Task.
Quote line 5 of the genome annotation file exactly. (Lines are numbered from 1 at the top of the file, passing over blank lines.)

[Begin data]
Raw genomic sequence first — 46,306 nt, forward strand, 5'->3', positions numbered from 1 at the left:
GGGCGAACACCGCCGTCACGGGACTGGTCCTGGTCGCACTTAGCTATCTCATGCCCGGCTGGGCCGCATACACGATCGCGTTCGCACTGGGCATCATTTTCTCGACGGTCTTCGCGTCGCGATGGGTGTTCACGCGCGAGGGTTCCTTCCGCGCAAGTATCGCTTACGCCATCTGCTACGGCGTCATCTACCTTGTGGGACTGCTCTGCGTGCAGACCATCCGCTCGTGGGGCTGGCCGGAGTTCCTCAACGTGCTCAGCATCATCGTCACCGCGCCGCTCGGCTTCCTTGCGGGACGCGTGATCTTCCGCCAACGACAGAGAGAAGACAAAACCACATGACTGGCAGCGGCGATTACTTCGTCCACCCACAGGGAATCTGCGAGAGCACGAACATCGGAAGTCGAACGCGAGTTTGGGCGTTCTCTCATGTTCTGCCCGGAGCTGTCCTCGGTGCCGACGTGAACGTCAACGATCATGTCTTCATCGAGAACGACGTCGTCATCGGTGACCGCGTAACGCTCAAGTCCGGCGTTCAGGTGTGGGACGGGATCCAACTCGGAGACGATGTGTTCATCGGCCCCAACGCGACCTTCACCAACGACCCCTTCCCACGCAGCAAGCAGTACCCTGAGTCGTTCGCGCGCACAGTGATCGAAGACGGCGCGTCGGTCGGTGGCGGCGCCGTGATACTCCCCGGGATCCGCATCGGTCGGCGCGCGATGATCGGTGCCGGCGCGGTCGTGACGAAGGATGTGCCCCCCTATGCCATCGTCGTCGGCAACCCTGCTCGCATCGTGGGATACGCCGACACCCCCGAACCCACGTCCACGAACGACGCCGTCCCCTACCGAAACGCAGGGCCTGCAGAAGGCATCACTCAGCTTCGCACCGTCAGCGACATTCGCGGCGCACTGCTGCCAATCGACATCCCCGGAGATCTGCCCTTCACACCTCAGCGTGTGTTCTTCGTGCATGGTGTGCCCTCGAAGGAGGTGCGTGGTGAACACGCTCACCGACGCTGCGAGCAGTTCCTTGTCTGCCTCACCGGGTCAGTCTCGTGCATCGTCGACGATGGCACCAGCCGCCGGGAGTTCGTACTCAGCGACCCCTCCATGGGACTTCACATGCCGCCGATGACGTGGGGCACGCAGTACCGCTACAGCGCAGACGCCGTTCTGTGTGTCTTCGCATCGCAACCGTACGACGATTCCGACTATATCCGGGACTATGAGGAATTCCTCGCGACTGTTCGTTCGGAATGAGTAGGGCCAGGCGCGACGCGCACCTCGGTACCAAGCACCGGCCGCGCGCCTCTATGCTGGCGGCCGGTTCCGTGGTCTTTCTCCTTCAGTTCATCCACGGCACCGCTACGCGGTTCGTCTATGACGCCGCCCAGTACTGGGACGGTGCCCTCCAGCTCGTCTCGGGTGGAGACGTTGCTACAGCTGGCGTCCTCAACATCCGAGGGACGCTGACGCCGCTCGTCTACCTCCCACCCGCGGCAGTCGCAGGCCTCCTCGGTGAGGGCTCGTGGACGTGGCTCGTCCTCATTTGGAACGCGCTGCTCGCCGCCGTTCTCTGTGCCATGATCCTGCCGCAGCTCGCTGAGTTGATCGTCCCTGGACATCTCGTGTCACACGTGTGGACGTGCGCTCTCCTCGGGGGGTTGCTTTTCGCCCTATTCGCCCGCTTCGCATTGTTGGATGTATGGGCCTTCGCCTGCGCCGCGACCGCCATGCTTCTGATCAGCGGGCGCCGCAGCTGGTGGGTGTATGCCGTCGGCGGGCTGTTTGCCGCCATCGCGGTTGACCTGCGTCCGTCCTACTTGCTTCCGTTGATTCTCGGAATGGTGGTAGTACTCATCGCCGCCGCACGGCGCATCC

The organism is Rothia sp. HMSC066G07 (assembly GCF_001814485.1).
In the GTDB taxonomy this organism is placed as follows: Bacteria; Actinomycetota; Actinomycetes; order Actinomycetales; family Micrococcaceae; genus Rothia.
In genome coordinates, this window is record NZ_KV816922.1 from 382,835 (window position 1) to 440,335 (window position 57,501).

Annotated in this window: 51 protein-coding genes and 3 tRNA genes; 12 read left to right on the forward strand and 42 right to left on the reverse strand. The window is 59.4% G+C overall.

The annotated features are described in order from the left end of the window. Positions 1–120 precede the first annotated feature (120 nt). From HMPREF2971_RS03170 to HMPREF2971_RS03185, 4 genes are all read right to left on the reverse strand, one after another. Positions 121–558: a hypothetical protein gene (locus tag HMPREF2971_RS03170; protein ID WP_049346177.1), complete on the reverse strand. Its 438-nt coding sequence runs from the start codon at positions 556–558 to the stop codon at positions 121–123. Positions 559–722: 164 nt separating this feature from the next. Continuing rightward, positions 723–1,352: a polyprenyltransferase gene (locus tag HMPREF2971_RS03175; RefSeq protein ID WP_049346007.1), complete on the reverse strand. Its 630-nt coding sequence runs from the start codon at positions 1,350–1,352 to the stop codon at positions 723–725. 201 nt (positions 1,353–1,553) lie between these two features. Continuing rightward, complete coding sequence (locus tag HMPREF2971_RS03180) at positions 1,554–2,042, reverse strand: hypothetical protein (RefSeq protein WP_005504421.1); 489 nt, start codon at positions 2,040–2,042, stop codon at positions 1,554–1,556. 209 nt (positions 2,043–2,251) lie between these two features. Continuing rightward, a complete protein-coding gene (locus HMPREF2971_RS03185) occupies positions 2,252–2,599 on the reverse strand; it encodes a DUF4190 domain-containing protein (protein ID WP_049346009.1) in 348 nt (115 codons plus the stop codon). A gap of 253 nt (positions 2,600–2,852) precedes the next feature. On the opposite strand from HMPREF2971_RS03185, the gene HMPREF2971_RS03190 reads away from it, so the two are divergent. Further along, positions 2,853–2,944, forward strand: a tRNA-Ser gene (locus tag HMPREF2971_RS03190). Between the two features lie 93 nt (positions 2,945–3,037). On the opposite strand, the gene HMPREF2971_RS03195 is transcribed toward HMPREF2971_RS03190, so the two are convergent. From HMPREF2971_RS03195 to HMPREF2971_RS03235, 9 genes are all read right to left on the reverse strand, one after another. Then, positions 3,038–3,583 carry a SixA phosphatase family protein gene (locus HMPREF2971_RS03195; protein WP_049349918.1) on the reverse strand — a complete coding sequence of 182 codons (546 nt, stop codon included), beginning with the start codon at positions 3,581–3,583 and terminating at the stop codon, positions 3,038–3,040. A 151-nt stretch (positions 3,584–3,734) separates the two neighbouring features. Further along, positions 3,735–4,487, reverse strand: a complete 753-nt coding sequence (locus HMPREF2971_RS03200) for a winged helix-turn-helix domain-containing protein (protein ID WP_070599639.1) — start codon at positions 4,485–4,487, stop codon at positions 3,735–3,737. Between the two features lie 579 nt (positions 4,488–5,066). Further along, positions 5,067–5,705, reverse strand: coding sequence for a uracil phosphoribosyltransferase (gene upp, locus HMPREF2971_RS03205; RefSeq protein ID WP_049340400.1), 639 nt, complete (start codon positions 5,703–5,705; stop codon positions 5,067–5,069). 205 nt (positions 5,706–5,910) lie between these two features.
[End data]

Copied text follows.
In genome coordinates, this window is record NZ_KV816922.1 from 382,835 (window position 1) to 440,335 (window position 57,501).